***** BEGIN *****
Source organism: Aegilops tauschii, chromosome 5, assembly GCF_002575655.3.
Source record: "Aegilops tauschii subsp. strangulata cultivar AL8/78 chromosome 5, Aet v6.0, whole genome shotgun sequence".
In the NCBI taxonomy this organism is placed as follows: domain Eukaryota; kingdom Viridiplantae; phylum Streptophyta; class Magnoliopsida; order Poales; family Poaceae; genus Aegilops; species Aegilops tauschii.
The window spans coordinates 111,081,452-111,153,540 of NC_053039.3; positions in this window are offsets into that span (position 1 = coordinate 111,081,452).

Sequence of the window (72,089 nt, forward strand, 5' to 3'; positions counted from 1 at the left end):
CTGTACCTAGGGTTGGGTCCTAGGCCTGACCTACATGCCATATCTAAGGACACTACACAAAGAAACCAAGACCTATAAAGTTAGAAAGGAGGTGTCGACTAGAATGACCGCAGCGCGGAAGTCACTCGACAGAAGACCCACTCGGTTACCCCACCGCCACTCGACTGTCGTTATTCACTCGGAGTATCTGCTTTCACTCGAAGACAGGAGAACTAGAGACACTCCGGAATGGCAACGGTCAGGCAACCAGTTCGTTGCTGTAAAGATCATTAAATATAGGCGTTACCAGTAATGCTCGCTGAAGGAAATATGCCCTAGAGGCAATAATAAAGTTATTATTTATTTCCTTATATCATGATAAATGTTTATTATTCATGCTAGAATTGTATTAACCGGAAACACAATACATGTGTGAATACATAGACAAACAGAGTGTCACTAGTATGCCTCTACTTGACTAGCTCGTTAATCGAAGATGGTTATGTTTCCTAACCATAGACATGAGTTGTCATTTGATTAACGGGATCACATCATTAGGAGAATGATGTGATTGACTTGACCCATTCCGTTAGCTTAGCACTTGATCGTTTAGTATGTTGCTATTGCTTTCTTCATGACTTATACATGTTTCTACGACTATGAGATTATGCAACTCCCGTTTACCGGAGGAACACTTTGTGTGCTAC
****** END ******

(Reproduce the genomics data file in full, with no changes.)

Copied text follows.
Source organism: Aegilops tauschii, chromosome 5, assembly GCF_002575655.3.
Source record: "Aegilops tauschii subsp. strangulata cultivar AL8/78 chromosome 5, Aet v6.0, whole genome shotgun sequence".
In the NCBI taxonomy this organism is placed as follows: domain Eukaryota; kingdom Viridiplantae; phylum Streptophyta; class Magnoliopsida; order Poales; family Poaceae; genus Aegilops; species Aegilops tauschii.
The window spans coordinates 111,081,452-111,153,540 of NC_053039.3; positions in this window are offsets into that span (position 1 = coordinate 111,081,452).

Sequence of the window (72,089 nt, forward strand, 5' to 3'; positions counted from 1 at the left end):
CTGTACCTAGGGTTGGGTCCTAGGCCTGACCTACATGCCATATCTAAGGACACTACACAAAGAAACCAAGACCTATAAAGTTAGAAAGGAGGTGTCGACTAGAATGACCGCAGCGCGGAAGTCACTCGACAGAAGACCCACTCGGTTACCCCACCGCCACTCGACTGTCGTTATTCACTCGGAGTATCTGCTTTCACTCGAAGACAGGAGAACTAGAGACACTCCGGAATGGCAACGGTCAGGCAACCAGTTCGTTGCTGTAAAGATCATTAAATATAGGCGTTACCAGTAATGCTCGCTGAAGGAAATATGCCCTAGAGGCAATAATAAAGTTATTATTTATTTCCTTATATCATGATAAATGTTTATTATTCATGCTAGAATTGTATTAACCGGAAACACAATACATGTGTGAATACATAGACAAACAGAGTGTCACTAGTATGCCTCTACTTGACTAGCTCGTTAATCGAAGATGGTTATGTTTCCTAACCATAGACATGAGTTGTCATTTGATTAACGGGATCACATCATTAGGAGAATGATGTGATTGACTTGACCCATTCCGTTAGCTTAGCACTTGATCGTTTAGTATGTTGCTATTGCTTTCTTCATGACTTATACATGTTTCTACGACTATGAGATTATGCAACTCCCGTTTACCGGAGGAACACTTTGTGTGCTAC